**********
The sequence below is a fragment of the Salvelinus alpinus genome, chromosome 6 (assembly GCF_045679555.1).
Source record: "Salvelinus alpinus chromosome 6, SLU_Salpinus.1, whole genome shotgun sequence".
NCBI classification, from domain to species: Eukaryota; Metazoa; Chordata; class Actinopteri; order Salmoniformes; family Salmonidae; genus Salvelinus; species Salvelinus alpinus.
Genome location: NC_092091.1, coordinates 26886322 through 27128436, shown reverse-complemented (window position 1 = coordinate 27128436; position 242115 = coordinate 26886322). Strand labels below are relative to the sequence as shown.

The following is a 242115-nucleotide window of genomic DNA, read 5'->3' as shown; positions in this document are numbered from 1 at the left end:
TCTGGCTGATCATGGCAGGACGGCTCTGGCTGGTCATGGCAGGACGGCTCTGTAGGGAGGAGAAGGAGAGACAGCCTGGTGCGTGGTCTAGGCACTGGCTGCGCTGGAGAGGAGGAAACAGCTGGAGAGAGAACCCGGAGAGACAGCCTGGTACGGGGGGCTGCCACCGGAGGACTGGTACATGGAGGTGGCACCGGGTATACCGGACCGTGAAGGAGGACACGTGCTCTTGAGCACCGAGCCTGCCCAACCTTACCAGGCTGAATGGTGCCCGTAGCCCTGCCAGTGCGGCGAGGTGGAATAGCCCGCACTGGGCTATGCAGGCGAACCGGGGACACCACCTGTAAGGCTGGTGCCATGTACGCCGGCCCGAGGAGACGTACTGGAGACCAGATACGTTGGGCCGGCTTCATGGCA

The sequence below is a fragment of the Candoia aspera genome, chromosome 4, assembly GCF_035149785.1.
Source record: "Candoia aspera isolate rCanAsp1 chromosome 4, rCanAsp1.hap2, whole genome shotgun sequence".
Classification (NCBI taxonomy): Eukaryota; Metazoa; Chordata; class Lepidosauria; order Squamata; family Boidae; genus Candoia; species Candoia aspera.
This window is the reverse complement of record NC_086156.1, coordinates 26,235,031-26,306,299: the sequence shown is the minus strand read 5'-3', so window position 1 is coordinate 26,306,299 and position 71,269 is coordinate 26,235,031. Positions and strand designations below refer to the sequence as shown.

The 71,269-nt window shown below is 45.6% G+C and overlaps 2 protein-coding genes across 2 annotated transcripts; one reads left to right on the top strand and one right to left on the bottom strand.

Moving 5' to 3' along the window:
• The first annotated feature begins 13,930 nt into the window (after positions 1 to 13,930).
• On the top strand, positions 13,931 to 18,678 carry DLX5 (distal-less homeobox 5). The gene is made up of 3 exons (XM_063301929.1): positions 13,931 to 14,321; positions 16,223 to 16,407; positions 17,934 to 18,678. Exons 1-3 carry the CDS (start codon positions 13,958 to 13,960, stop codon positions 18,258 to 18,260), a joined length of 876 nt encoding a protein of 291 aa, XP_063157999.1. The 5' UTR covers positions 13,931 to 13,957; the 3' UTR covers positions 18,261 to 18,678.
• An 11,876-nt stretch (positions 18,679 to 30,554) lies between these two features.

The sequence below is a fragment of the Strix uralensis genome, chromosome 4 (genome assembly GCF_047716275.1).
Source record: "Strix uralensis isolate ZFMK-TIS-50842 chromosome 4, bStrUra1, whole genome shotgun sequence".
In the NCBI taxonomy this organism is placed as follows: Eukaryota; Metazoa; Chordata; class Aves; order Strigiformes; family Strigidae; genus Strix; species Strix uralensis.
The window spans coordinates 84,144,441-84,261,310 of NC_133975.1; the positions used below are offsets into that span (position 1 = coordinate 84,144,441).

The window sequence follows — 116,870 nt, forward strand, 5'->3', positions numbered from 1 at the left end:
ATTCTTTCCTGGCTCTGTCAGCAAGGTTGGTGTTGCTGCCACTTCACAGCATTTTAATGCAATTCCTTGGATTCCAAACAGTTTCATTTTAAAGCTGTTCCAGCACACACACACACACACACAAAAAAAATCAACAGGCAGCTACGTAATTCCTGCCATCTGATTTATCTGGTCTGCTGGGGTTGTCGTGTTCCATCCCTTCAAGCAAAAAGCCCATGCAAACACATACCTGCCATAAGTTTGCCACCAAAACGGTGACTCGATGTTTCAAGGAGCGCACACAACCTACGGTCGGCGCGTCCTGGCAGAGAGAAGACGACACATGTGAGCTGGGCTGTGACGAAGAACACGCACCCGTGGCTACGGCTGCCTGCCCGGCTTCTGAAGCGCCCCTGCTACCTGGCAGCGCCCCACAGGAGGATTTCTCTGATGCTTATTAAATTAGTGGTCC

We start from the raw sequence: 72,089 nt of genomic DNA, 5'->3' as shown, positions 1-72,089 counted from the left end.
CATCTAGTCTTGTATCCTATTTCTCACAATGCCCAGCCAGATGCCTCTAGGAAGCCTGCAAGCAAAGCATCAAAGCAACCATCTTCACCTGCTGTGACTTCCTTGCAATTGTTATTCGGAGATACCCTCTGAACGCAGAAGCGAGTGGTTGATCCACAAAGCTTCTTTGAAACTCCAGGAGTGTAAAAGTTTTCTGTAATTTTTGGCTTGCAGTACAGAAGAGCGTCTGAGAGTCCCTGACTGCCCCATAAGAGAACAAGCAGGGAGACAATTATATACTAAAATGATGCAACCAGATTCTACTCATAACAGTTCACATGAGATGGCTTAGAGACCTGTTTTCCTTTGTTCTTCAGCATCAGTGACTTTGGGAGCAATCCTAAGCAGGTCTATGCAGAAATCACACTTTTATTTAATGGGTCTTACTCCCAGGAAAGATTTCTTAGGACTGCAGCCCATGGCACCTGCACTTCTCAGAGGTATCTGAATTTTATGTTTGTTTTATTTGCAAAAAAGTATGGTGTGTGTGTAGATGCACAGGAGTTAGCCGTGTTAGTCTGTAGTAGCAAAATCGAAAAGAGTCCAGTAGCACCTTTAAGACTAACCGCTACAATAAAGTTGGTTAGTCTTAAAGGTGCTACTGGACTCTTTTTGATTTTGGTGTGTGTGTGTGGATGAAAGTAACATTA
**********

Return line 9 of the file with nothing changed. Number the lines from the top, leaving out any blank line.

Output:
Classification (NCBI taxonomy): Eukaryota; Metazoa; Chordata; class Lepidosauria; order Squamata; family Boidae; genus Candoia; species Candoia aspera.